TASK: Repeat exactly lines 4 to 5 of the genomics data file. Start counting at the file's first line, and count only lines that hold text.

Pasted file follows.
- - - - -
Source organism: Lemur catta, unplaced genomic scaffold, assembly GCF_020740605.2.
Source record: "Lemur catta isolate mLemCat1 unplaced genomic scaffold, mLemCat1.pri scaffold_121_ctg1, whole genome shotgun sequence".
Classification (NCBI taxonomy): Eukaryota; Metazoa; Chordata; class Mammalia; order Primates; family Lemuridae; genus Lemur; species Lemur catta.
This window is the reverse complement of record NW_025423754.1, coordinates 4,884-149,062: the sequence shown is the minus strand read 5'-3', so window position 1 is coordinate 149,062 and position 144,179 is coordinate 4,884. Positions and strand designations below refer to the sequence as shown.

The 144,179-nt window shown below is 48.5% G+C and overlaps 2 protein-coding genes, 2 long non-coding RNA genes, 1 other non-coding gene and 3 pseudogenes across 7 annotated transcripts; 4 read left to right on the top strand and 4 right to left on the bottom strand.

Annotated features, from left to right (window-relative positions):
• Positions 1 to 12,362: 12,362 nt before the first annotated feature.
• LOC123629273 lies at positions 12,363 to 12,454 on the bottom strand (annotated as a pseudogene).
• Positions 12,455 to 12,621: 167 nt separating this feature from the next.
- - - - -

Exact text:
This window is the reverse complement of record NW_025423754.1, coordinates 4,884-149,062: the sequence shown is the minus strand read 5'-3', so window position 1 is coordinate 149,062 and position 144,179 is coordinate 4,884. Positions and strand designations below refer to the sequence as shown.

The 144,179-nt window shown below is 48.5% G+C and overlaps 2 protein-coding genes, 2 long non-coding RNA genes, 1 other non-coding gene and 3 pseudogenes across 7 annotated transcripts; 4 read left to right on the top strand and 4 right to left on the bottom strand.